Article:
The Magazine

Reactors and Bombs

How North Korea and Iran can militarize ‘civilian’ nuclear plants.

Jan 30, 2012, Vol. 17, No. 19 • By HENRY SOKOLSKI
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That said, even if states that lacked nuclear weapons agreed to such conditions, enforcing their pledges would still remain a chancy matter if only because U.S. administrations have too often succumbed to the temptation to reward friends and prospective nuclear customers. Consider, for example, the generous exception from U.S. nuclear export requirements that Congress carved out for India, freeing it from the law’s requirement that it allow IAEA inspection of all its nuclear plants.

In this regard, Saudi Arabia is a particularly worrisome case. It has announced plans to spend $100 billion on LWRs over the next 20 years. This financial inducement is likely to encourage bargaining over all manner of things, including nonproliferation. Meanwhile, senior Saudi officials have expressed interest in nuclear weapons, at least in the event Iran gets close to acquiring them.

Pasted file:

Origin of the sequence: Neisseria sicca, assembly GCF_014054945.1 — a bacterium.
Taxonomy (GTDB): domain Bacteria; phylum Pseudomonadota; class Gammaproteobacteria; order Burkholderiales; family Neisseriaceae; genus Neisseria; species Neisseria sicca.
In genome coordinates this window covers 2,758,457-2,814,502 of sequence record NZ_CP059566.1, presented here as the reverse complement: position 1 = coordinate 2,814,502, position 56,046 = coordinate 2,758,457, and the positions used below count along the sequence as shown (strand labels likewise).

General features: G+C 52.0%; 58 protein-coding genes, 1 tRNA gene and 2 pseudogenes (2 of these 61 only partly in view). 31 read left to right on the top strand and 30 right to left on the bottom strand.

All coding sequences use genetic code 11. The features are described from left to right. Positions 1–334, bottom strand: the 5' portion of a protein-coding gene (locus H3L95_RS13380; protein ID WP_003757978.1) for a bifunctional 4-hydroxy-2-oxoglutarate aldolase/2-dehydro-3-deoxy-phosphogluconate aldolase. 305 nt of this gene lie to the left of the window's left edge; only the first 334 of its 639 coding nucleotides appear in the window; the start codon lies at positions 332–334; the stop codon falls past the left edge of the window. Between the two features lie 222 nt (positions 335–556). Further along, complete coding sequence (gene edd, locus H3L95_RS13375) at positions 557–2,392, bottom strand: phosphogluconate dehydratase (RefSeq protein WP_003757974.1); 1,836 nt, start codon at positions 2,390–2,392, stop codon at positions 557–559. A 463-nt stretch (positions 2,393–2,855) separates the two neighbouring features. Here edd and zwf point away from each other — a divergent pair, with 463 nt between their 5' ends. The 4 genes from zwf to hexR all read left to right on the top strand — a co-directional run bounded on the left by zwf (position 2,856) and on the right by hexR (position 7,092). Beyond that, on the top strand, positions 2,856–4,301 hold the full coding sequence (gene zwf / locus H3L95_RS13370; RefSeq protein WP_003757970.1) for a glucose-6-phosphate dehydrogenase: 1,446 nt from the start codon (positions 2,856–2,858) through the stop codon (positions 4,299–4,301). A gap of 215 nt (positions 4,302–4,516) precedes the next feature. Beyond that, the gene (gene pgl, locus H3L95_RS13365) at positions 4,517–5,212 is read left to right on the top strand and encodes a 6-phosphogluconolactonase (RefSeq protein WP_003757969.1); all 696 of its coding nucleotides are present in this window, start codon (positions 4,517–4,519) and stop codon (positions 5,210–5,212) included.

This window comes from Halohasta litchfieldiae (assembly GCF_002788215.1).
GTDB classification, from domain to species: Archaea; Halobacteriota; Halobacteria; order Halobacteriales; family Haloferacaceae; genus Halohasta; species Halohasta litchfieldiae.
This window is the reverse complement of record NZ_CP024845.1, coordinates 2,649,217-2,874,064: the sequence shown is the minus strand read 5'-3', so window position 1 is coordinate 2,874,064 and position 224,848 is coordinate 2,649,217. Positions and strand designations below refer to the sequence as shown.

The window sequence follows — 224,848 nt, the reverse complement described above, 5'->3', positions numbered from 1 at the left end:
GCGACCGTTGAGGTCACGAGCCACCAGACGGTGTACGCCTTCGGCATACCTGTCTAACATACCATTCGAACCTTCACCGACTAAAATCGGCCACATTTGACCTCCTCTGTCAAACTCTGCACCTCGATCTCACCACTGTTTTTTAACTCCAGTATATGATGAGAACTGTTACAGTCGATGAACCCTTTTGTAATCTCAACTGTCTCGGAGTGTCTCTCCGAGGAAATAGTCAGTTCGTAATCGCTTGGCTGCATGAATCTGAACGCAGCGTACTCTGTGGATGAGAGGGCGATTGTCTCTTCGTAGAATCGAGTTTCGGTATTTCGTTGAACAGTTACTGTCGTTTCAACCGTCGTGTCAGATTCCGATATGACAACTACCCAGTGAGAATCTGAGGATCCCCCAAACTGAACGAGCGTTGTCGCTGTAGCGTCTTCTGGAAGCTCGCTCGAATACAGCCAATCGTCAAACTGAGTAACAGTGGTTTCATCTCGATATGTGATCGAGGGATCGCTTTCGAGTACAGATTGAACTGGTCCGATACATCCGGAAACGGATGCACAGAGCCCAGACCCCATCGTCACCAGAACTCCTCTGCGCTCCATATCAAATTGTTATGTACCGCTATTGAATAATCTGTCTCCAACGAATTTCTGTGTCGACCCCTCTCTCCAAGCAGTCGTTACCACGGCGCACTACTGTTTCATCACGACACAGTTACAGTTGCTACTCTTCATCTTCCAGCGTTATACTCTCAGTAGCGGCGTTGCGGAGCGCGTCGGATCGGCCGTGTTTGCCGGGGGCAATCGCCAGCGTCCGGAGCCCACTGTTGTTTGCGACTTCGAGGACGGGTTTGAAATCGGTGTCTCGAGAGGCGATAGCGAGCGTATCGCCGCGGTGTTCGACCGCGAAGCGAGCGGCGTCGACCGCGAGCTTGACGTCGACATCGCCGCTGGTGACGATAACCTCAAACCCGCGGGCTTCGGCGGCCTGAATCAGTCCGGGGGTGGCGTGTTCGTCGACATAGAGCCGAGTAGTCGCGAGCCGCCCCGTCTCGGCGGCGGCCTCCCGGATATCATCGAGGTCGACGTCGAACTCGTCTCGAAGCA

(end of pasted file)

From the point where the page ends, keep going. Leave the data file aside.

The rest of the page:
In this regard, the Saudis may learn all too much from Tehran. Iran, we should remember, has been a diligent student of North Korea’s nuclear activities, watching carefully what it has been able to get away with in its stiff-arming of the international nonproliferation regime. In short, we cannot treat North Korea​—​its enrichment, its nuclear weapons efforts, and its LWR​—​as if it were a separable problem from that of Iran and Saudi Arabia and other would-be bomb makers.

This conclusion should bear directly on the nonproliferation policies of the United States and other like-minded states. At a minimum, it requires looking askance at “peaceful” LWR exports until we find a way to enforce international nuclear nonproliferation rules. It would also help if the Energy Department would stop pushing commercialization of small nuclear reactors that could be mass-produced and​—​as it advertises​—​“delivered across the globe.”

Finally, the Obama administration and Congress would do well to leverage and engage each of the world’s key nuclear suppliers on how best to limit and condition such sales internationally. The U.S.-UAE nonproliferation conditions could be used as a point of departure. In any case, the goal must be clear—to prevent the emergence of yet more “peacefully” armed North Koreas and Irans.

Henry Sokolski is executive director of the Nonproliferation Policy Education Center.

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